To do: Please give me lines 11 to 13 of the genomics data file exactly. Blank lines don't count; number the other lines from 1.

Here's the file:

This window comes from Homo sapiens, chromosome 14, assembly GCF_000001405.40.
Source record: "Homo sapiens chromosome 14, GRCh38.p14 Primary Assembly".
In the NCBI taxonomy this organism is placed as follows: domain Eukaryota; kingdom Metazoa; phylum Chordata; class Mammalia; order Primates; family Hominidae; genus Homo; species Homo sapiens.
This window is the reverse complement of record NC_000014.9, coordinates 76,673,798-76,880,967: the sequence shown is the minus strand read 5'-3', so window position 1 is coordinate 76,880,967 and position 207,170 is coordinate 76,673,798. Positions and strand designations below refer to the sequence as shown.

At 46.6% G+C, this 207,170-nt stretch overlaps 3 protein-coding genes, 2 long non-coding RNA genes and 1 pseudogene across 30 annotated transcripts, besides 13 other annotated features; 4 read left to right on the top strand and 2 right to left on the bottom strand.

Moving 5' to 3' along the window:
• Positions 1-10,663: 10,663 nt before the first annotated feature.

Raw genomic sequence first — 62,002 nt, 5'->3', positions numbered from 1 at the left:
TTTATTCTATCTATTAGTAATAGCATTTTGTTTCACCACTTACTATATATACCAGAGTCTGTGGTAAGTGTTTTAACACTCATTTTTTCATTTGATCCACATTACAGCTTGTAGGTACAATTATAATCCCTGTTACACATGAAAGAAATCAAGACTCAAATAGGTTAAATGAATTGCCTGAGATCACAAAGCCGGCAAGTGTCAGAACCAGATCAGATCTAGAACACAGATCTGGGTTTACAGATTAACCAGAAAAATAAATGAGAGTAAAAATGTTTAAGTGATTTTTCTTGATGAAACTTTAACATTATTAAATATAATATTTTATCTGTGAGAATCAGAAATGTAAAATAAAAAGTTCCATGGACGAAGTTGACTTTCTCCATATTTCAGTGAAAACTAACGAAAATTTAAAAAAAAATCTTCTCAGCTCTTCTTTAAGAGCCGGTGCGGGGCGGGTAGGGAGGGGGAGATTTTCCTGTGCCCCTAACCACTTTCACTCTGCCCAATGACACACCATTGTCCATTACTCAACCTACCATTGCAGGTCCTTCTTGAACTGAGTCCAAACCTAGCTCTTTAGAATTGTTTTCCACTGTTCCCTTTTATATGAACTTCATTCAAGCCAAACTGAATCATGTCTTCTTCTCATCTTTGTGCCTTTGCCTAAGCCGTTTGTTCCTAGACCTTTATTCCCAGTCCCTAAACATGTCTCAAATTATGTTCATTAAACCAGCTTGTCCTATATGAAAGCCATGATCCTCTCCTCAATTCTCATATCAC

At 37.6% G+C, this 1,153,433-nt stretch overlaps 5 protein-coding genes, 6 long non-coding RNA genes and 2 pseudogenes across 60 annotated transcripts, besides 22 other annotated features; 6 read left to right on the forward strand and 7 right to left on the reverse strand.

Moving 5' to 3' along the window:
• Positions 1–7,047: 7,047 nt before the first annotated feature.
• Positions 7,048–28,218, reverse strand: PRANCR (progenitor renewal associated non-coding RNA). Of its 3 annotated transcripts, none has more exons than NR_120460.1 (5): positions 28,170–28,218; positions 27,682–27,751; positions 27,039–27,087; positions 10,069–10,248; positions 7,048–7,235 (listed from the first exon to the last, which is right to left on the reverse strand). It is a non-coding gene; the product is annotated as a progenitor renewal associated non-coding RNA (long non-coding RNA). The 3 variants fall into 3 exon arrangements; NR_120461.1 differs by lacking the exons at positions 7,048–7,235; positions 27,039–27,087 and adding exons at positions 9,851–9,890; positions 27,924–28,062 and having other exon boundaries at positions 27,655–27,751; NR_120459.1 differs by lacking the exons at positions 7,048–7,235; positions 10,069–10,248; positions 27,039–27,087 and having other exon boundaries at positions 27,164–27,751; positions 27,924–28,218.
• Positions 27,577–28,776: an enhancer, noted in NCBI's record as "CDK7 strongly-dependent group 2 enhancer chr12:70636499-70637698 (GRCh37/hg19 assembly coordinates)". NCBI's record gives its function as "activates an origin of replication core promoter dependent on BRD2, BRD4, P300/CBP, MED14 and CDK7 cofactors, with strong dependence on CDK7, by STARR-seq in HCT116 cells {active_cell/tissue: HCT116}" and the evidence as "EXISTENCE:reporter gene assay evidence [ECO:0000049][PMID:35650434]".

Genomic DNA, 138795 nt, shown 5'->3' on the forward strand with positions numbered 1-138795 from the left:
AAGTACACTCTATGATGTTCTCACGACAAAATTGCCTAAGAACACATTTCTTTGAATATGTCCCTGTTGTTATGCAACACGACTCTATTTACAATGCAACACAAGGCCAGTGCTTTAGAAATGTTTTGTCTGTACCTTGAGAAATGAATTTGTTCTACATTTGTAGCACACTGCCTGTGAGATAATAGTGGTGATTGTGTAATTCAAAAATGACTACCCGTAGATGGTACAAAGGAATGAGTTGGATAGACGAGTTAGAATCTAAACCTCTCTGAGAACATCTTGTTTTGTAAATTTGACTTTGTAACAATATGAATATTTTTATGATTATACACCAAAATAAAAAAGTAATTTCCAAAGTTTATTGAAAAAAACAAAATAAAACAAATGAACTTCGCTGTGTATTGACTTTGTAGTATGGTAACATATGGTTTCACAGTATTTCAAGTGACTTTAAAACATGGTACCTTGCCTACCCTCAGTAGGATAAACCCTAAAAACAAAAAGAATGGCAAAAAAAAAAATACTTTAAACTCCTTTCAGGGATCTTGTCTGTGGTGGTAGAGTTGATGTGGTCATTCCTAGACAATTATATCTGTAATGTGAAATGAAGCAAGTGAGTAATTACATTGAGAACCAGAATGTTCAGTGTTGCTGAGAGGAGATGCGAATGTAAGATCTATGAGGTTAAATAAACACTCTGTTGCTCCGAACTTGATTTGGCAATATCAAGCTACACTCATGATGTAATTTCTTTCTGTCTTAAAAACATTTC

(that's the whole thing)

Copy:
Moving 5' to 3' along the window:
• Positions 1–7,047: 7,047 nt before the first annotated feature.
• Positions 7,048–28,218, reverse strand: PRANCR (progenitor renewal associated non-coding RNA). Of its 3 annotated transcripts, none has more exons than NR_120460.1 (5): positions 28,170–28,218; positions 27,682–27,751; positions 27,039–27,087; positions 10,069–10,248; positions 7,048–7,235 (listed from the first exon to the last, which is right to left on the reverse strand). It is a non-coding gene; the product is annotated as a progenitor renewal associated non-coding RNA (long non-coding RNA). The 3 variants fall into 3 exon arrangements; NR_120461.1 differs by lacking the exons at positions 7,048–7,235; positions 27,039–27,087 and adding exons at positions 9,851–9,890; positions 27,924–28,062 and having other exon boundaries at positions 27,655–27,751; NR_120459.1 differs by lacking the exons at positions 7,048–7,235; positions 10,069–10,248; positions 27,039–27,087 and having other exon boundaries at positions 27,164–27,751; positions 27,924–28,218.